Savings Distribution Calculator

This calculator is designed to help you determine how much of your savings remains after a series of withdrawals. Enter your starting amount, how much to withdraw and how often and we will calculate your expected final balance.

This Financial Calculator requires a Browser with Java™ applet Support. If you are seeing this message you will need to download SUN's Java™ Plug-in. This can be done simply, and automatically, by clicking the link below:

Get the Java™ Plug-in!

Definitions

Starting amount
The starting balance or current amount you have invested or saved.

Years
The total number of years you are planning to continue your withdrawals.

Periodic withdrawal
The amount that you plan on distributing (or withdrawing) from your savings or investment each period. The investment period options include monthly, quarterly and annually. This calculator assumes that you make your withdrawal at the beginning of each period.

Rate of return
The annual rate of return for this investment or savings account. The actual rate of return is largely dependant on the type of investments you select. From January 1970 to December 2004, the average compounded rate of return for the S&P 500, including reinvestment of dividends, was approximately 11.5% per year. During this period, the highest 12-month return was 64%, and the lowest was -39%. Savings accounts at a bank pay as little as 1% or less. It is important to remember that future rates of return can't be predicted with certainty and that investments that pay higher rates of return are subject to higher risk and volatility. The actual rate of return on investments can vary widely over time, especially for long-term investments. This includes the potential loss of principal on your investment.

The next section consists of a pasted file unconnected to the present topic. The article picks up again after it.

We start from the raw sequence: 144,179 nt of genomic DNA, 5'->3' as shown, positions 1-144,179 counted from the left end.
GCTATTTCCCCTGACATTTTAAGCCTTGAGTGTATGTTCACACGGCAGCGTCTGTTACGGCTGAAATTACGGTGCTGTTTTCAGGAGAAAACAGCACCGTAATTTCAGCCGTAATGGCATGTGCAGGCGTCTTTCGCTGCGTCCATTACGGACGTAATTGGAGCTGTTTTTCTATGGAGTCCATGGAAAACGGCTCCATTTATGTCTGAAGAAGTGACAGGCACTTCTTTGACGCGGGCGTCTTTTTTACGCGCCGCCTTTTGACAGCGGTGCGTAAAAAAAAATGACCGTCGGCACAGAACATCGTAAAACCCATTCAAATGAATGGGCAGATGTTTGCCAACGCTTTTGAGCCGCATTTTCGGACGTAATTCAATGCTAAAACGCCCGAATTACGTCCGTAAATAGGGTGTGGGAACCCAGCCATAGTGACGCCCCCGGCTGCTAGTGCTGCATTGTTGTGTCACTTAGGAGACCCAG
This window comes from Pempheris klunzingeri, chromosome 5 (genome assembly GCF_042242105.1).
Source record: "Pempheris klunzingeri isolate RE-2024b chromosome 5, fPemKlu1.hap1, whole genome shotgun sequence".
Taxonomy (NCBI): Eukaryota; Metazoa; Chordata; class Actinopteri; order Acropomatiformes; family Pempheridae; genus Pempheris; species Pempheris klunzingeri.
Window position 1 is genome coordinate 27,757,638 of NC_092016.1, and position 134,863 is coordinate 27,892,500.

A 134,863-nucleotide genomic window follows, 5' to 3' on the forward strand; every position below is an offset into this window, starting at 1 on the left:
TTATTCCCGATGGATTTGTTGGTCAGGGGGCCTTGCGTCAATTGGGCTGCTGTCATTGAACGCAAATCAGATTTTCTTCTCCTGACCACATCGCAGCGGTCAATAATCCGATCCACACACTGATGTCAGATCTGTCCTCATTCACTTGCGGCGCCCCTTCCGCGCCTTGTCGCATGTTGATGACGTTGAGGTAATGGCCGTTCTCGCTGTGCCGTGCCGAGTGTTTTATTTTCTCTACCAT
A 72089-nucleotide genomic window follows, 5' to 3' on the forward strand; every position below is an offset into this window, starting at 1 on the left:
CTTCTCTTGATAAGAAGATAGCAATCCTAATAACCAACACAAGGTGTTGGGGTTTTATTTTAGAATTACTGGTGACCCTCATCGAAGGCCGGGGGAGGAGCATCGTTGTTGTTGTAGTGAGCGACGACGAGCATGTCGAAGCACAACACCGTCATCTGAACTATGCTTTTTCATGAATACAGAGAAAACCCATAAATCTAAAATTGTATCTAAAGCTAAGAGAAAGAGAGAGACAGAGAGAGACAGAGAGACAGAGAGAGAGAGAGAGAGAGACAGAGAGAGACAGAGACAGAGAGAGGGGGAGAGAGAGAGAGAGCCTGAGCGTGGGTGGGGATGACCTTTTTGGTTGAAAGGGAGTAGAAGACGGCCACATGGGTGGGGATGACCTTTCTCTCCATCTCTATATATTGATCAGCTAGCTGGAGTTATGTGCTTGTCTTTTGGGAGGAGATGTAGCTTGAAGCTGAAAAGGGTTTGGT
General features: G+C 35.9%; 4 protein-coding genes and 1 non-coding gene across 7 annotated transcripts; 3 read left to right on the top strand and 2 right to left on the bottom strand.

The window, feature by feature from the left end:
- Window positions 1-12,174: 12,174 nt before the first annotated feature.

Compounding
Earnings on an investment's earnings, plus previous interest. This calculator allows you to choose the frequency that your investment's interest or income is added to your account. The more frequently this occurs, the sooner your accumulated interest income will generate additional interest. For stock and mutual fund investments, you should choose 'Annual'. For savings accounts and CDs, all of the options are valid, although you will need to check with your financial institution to find out how often interest is being compounded on your particular investment.